Discuss word origins and meanings.
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Post by Ken Greenwald » Fri Dec 23, 2005 7:20 pm

HOO-HA! is such a great Yiddish expression that I feel I must expand on its brief mention in the posting hooyah (the war cry). It should be noted, though, that HOO-HA! is also used by some as an alternate ‘war cry’ spelling.

When I was a kid visiting my grandparents on the lower East Side of Manhattan, these old Jewish kibitzers used to relish pinching my chubby cheeks and there I’d be hanging by my face – and damn, that really hurt. These same characters would also always love to say 'HOO-HA!' in response to something that someone said. And the expression was not confined to the Jewish community, just as the ethnic expressions of various groups (e.g. Italian, German, Irish, . . .) were freely adopted by others. Yiddish comedians also loved this expression and many included in their acts.

There were many different types of HOO-HAs each associated with a different nuance of body language, intonation, facial expression, and situation. When I looked this one up in Rosten’s Joy of Yiddish (2001), I was pleased to find that he had captured many of the subtly different ways in which this exclamation can be used, which I would have had trouble recalling:


Pronounced WHO HAH! to rhyme with ‘poo bah.’

An immensely impressive Yiddishism for the expression of

1) admiration. “His new house? Hoo-ha!”

2) astonishment. “She ran away? Hoo-ha!”

3) envy. “Did he marry a pretty girl? Hoo-ha!”

4) skepticism. “I can’t lose? Hoo-ha!”

5) deflation. “He calls himself a singer? Hoo-ha!”

6) scorn. “Some friend. Hoo-ha!”

Also used, depending on vocal emphasis and accompanying facial expression, to convey the essence of

1) “Imagine that!” (“Left his wife? Hoo-ha!”)

2) “You don’t mean it?” (“Her, Hoo-ha!”)

3) “Well, whaddaya know! or “I’ll be damned.” (“Right in the middle of the lecture, hoo-ha!, he stood up and left!”)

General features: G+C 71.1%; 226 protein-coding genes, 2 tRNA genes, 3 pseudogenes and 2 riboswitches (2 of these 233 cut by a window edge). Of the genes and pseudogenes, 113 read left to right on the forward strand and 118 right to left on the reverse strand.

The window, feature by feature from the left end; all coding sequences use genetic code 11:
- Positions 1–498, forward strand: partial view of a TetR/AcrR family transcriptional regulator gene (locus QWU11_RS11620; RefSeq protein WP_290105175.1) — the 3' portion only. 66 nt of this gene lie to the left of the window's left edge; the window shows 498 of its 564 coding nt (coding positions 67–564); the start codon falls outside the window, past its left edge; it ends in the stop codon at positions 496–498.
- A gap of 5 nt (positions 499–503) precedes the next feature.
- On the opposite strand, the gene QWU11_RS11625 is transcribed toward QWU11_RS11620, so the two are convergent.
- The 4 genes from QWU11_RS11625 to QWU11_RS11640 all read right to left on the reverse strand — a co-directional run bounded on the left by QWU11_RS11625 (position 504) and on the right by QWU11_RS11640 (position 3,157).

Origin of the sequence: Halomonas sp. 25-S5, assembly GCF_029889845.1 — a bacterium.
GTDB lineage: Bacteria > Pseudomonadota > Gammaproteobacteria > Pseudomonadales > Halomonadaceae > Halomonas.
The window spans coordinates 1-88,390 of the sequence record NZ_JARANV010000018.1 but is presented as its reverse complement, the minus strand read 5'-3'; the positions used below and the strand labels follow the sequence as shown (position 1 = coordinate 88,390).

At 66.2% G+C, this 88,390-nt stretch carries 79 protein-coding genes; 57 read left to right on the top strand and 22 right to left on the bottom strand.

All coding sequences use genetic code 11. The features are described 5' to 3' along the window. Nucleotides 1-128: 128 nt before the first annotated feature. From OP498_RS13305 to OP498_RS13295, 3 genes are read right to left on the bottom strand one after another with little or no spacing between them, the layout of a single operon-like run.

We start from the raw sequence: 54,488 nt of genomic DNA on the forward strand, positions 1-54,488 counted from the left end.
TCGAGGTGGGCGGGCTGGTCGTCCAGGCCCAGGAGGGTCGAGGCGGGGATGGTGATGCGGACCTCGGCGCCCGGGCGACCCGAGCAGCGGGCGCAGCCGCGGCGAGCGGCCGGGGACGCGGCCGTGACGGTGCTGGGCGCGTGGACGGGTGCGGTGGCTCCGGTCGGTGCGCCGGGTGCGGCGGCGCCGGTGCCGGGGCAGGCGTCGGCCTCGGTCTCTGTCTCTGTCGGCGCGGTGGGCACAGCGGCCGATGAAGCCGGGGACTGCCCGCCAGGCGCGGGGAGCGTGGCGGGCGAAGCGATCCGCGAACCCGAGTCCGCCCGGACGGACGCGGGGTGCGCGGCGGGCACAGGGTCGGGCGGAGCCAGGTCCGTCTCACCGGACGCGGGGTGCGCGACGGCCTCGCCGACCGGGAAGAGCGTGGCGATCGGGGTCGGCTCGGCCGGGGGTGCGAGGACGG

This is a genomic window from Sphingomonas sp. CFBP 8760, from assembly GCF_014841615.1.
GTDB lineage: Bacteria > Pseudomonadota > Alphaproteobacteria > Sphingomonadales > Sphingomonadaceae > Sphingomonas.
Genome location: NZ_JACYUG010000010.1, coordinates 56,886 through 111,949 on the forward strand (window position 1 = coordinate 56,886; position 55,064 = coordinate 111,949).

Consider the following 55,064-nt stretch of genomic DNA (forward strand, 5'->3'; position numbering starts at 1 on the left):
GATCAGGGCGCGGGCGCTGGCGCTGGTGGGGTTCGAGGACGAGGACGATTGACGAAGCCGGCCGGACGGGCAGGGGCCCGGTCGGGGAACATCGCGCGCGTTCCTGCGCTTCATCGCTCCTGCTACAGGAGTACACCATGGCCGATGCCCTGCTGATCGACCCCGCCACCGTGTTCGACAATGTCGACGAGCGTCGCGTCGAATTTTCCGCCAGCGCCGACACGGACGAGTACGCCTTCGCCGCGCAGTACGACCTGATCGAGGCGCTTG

4) “Wow!” (“What a party! Hoo-ha!”)

5) “Who do you think you’re fooling?” (“Sure, I believe every word, hoo-ha!”)

6) “That’ll be the day! (“He wants to be president, hoo-ha!”)

7) “Like hell!” (I’ll get him a present, hoo-ha!

Note: The early MAD magazine added “Help!” to the list of meanings for hoo-ha! by using it as the distress call of “Melvin of the Apes,” a parody of Tarzan. [[circa 1952]]

[[Chapman’s Dictionary of American Slang tells us that this expression was in use BY the 1930s]]

So, it would seem that the Yiddish HOO-HA! would just about cover any situation that Al Pacino’s Lt. Col. Frank Slade used it for in ‘Scent of a Woman’ as discussed in the above-mentioned HOOYAH (battle cry) posting. Which expression was actually meant, perhaps, only the movie script-writer knows for sure!

There is another HOO-HA, a noun, which I should mention, that may or may not be independent of the Yiddish exclamation and/or the military battle cry. This HOO-HA is listed in the Oxford English Dictionary and Chapman’s Dictionary of American Slang as a colloquialism first appearing in print in 1931:

HOO-HA noun: 1) A commotion, disturbance, rumpus, row, uproar, brouhaha. <“There was a big hoo-ha at the meeting last night”>. 2) A noisy celebration, a raucous fete. <“After their first victory in a year the team held an all-night hoo-ha at the club.”> [perhaps influenced by the Yiddish HOO-HA; first attested to in early 1900s British armed forces as “an argument; an artillery demonstration,” and probably echoic-symbolic of a loud fuss, like hoopla, to-do, brouhaha, foofaraw, and hooley.

This mention of a British military usage does open the door to a possible ultimate link to the U.S. military battle cry. And, interestingly, Eric Partridge in his Dictionary of Slang feels that there is a connection between the above British military ‘fuss’ definition and Yiddish expression when he says:
<“Make a (big) HOO, hah! or fuss over something. . . Robert Claiborne wrote in 1976: ‘“HOO, HAH!” is a not uncommon Yiddish exclamation, meaning appropriately “What’s all this?” Hence also the noun meaning fuss’—which is decidedly relevant to the origin of the term.”>
So, now we DO have a possible link between the Yiddish expression and the battle cry. But is this link real? – only the Shadow knows for sure!
<1931 “The devil of a HOO-HA in the papers about increasing the demand for English-grown corn.”—‘Punch,’ 14 October, page 402/1>

<1937 “He came up under cover of all the HOO-HAH on the stage some time after the event.”—‘Vintage Murder’ by N. Marsh, vi. page 63>

<1944 “There's a bit of a HOO-HA on about your tea-party.”—‘Pastoral’ by N. Shute, ix. page 206>

<1955 “He could cut off home after the HOO-HA died down and claim his inheritance.”—‘Ask a Policeman’ by E. C. R. Lorac, xvii. page 187>

<1959 “I don't think Mummy will make much of a HOO-HA if she knows it's not for long.”—‘For Richer, for Poorer’ by B. Goolden, xiii. page 352>

<1968 “And there was a terrific HOO-HA over this because they all thought I should go and be a termination case or something.”—‘Listener,’ 27 June, page 837/1>

<1971 Country Life 27 May 1328/2 “Some of these lovely irises may..be grown . . . successfully without much HOO-HA.”—‘Country Life,’ 27 May, page 1328/2>
Ken G – December 23, 2005

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